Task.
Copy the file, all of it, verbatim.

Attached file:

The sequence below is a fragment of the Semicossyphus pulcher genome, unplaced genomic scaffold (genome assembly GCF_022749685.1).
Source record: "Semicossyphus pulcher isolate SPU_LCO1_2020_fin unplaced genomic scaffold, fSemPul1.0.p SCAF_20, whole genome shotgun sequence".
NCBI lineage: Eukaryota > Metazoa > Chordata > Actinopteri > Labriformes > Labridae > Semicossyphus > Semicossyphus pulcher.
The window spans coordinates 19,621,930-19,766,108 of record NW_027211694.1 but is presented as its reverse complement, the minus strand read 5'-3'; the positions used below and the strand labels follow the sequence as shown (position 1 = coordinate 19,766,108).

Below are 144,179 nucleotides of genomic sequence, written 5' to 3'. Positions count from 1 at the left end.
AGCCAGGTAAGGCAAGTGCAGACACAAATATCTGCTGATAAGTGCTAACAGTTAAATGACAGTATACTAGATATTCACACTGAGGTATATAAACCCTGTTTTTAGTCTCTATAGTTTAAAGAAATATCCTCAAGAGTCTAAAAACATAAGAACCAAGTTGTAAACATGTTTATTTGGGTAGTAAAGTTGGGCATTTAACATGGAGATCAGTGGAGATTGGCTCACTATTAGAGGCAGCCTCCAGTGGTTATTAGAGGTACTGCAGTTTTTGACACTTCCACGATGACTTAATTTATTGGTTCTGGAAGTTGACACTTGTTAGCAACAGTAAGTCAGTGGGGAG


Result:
The sequence below is a fragment of the Semicossyphus pulcher genome, unplaced genomic scaffold (genome assembly GCF_022749685.1).
Source record: "Semicossyphus pulcher isolate SPU_LCO1_2020_fin unplaced genomic scaffold, fSemPul1.0.p SCAF_20, whole genome shotgun sequence".
NCBI lineage: Eukaryota > Metazoa > Chordata > Actinopteri > Labriformes > Labridae > Semicossyphus > Semicossyphus pulcher.
The window spans coordinates 19,621,930-19,766,108 of record NW_027211694.1 but is presented as its reverse complement, the minus strand read 5'-3'; the positions used below and the strand labels follow the sequence as shown (position 1 = coordinate 19,766,108).

Below are 144,179 nucleotides of genomic sequence, written 5' to 3'. Positions count from 1 at the left end.
AGCCAGGTAAGGCAAGTGCAGACACAAATATCTGCTGATAAGTGCTAACAGTTAAATGACAGTATACTAGATATTCACACTGAGGTATATAAACCCTGTTTTTAGTCTCTATAGTTTAAAGAAATATCCTCAAGAGTCTAAAAACATAAGAACCAAGTTGTAAACATGTTTATTTGGGTAGTAAAGTTGGGCATTTAACATGGAGATCAGTGGAGATTGGCTCACTATTAGAGGCAGCCTCCAGTGGTTATTAGAGGTACTGCAGTTTTTGACACTTCCACGATGACTTAATTTATTGGTTCTGGAAGTTGACACTTGTTAGCAACAGTAAGTCAGTGGGGAG